In this article we have examined two industry sectors where filtration and separation technology is employed and have shown that a number of standards and test methods exist but that these vary depending on the application and the geographical location.Various standards apply to the HVAC industry both in terms of filtration efficiency and indoor air quality. In the potable water treatment industry the rapid growth in the application of membrane technology as the final process step has established on-line integrity testing as the standard method for ensuring filtration efficiency and product quality.We asked Boni about the issues facing the HVAC industry. He explained that energy efficiency has been a big topic from a sustainability point of view. This is an issue being tackled by filtration manufacturers and end users. For example, there is the LEED green building programme in the US and the low carbon building scheme in the UK.However, Boni added: “Focusing on low pressure drop filters, with low energy consumption, without considering the effect of electrostatic discharge, and consequently a reduction of filter efficiency for particles below 2.5µm, is not the right way to go.” “Energy efficiency has to go hand in hand with indoor air quality. When the updated European standard considering discharged efficiency comes into force and is combined with the energy label of Eurovent 4/11, I think a good basis for ensuring indoor air quality will be created.”China is working on its own standards for filter testing and indoor air quality. Boni explained: “So far they have focused on particles below 10 µm, PM10, but recently PM2.5 has become a driving force for them. Indoor air quality requirements will increase with time due to the effects of sub-micron particles up to 2.5µm on humans.”As illustrated by Figure 3, Boni added: “From an energy point of view our houses, offices and buildings are becoming more compact and need to be ventilated to avoid mould growth and evacuation of indoor contaminants. This is a challenge for the industry as well for our private environment.”In addition to the effects on health from air pollution, Boni also raised the concern that “we don’t yet understand the influence on our health from man-made nanoparticles.” The filtration industry will need to adapt to this possible threat.Advances such as integrity testing in potable water treatment have been driven by legislative aspects but also filtration manufacturing costs have reduced considerably over recent years whilst enhancing performance, resulting in whole life cost reductions.Membranes have additional advantages over conventional techniques for potable water treatment including the fact that separation is achieved without change of state (i.e. liquid to gas as in evaporation/distillation processes), little accumulation takes place in the process (which operates continuously), and low levels of chemical additives are required. Hence, it is likely that the use of MF and UF membrane technology will become universal as a final process step in potable water treatment. And, therefore, the implementation of on-line integrity testing to ensure product water quality is likely to become universal too.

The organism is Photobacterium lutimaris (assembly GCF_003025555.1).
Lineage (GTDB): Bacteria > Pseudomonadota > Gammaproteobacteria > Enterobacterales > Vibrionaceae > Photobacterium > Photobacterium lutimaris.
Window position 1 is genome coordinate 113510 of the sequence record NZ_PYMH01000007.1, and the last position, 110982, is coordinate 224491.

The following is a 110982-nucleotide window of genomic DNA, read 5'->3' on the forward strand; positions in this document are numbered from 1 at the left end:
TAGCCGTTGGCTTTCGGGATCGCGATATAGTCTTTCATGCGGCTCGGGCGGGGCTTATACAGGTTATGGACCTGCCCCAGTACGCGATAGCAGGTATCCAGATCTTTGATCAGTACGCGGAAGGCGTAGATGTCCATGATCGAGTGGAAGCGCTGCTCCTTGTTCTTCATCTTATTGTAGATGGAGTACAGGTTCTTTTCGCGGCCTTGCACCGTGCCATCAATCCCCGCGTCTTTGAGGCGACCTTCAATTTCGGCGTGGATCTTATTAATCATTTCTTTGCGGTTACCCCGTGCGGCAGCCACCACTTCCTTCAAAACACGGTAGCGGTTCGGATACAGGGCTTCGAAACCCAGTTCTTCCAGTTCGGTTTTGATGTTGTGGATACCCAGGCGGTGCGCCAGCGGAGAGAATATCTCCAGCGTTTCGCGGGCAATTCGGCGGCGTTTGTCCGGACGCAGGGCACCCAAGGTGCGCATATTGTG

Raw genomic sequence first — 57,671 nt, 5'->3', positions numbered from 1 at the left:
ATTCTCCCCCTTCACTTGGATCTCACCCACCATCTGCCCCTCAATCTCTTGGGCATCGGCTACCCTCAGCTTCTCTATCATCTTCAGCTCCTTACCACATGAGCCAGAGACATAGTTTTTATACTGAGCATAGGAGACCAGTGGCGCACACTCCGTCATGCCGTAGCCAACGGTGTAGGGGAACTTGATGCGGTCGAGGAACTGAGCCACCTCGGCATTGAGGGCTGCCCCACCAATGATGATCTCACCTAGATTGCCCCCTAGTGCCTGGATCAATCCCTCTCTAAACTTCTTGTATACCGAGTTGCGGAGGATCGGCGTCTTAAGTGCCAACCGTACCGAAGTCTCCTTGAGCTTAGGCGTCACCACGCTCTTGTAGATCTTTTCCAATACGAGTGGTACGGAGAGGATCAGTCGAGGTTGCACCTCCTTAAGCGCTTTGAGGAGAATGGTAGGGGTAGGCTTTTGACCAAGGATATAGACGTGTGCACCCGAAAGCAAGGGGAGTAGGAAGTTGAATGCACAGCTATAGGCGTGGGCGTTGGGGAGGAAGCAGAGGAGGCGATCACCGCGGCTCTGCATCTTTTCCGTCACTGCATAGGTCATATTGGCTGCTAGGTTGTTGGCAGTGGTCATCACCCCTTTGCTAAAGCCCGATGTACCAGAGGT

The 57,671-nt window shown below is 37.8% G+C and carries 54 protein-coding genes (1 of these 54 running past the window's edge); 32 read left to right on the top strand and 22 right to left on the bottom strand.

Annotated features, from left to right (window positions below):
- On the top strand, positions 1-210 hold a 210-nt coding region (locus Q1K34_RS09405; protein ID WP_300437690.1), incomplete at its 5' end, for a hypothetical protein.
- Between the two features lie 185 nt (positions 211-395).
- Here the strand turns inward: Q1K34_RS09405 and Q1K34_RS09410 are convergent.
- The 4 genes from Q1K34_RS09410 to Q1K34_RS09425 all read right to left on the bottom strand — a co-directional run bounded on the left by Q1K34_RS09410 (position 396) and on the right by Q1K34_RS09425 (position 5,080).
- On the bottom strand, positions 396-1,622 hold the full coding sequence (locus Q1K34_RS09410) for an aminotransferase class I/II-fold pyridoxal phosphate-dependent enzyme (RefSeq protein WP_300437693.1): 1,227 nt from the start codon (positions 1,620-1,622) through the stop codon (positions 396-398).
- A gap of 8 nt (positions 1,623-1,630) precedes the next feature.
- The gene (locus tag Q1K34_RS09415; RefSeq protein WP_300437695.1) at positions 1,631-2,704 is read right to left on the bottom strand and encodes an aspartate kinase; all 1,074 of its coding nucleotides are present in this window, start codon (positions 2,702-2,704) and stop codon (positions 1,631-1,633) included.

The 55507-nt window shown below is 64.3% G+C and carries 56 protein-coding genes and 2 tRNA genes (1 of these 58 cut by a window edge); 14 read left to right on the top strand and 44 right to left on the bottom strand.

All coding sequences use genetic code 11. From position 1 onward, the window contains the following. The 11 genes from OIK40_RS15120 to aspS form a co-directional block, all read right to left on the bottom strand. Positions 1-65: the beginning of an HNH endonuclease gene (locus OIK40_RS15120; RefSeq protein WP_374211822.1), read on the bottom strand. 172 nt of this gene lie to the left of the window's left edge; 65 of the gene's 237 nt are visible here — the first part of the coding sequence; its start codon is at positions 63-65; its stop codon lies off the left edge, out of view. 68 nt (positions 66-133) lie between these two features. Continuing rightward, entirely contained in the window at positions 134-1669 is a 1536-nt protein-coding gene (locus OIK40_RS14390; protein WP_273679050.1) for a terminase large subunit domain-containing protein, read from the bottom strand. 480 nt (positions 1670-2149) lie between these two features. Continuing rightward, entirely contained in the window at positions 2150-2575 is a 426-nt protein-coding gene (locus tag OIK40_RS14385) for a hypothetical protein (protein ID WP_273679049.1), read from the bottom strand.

Pearce, GK (2011), UF/MF Membrane Water Treatment: Principles and Design, ISBN number 978-616-90836-3-4, Membrane Consultancy Associates (www.membraneconsultancy.com).